UAE to Order Up to 48 Chinese L-15 Fighter/Trainers: Phasing British Jets Out of Service

Following its announcement of plans to acquire 80 French Rafale lightweight fighters, and widespread reports of its interest in and support for the Russian Checkmate fighter program, the United Arab Emirates has selected the Chinese Hongdu L-15 to serve as its air force’s next generation jet trainer. 12 of the aircraft will reportedly be purchased in an initial batch with options for up to 36 more, making a total acquisition of 48 aircraft likely. Chief executive of the Tawazun Economic Council, Tariq Abdul Rahim Al Hosani, reportedly stated regarding the deal: “We have reached the final stages of negotiations with the Chinese side, and a final agreement will be concluded soon.” The L-15 was notably exhibited at the Dubai air show in November 2021, and is widely considered the most capable trainer in the world in terms of combat performance allowing it to also operate highly capably as a formidable lightweight fighter.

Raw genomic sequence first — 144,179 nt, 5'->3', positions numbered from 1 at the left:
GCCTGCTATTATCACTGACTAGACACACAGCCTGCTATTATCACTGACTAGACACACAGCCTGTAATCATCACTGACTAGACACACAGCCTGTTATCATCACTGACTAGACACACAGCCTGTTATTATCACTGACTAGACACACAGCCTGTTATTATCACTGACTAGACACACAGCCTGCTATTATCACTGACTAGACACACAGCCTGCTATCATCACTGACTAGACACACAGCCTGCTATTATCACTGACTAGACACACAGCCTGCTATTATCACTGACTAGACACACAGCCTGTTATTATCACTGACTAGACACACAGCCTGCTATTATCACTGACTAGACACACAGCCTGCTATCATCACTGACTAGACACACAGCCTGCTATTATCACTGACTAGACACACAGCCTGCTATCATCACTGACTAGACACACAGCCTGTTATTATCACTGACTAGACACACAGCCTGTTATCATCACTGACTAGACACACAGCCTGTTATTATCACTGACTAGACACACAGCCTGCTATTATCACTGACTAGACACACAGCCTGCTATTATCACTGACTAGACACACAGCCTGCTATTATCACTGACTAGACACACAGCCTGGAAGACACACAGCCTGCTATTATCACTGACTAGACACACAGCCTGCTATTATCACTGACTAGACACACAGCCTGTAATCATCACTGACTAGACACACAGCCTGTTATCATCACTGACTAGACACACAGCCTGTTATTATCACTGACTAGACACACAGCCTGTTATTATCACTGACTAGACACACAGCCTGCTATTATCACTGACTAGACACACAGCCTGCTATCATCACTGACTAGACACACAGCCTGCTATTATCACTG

The L-15 is one of the lightest manned combat jets in the world to use twin engines, providing engine redundancy for combat missions and thus improved survivability. It also contributes to the aircraft’s high fly performance, which is comparable to that of the American F-16 Fighting Falcon already in UAE service albeit with a significantly lower speed and endurance. The L-15 is a derivative of the JL-10 trainer which entered service from 2010, and is considered more advanced than China’s other trainer classes the JL-8 and JL-9. The fact that the L-15 which integrates greater combat capabilities onto the same airframe design was selected over the JL-10 could indicate that the UAE intends it to have a secondary combat role. The aircraft makes use of an electronically scanned array radar and can reportedly even deploy PL-12 active radar guided air to air missiles for standoff air to air engagements. This alone is sufficient to provide an advantage in air to air combat over the large majority of fighters fielded by neighbouring Iran, which use mechanically scanned radars and in all but two squadrons lack access to active radar guided missiles. The purchase of the L-15 comes after the UAE reportedly rejected efforts by the U.S. to tie the sale of F-35 fighters to Abu Dhabi’s rejection of Huawei telecoms infrastructure, with the country choosing Huawei over the stealth fighters and resisting pressure from Washington to weaken ties to China. This could potentially pave the way to more acquisitions of Chinese armaments, with the UAE already being a major operator of Chinese Wing Loong series attack drones. 

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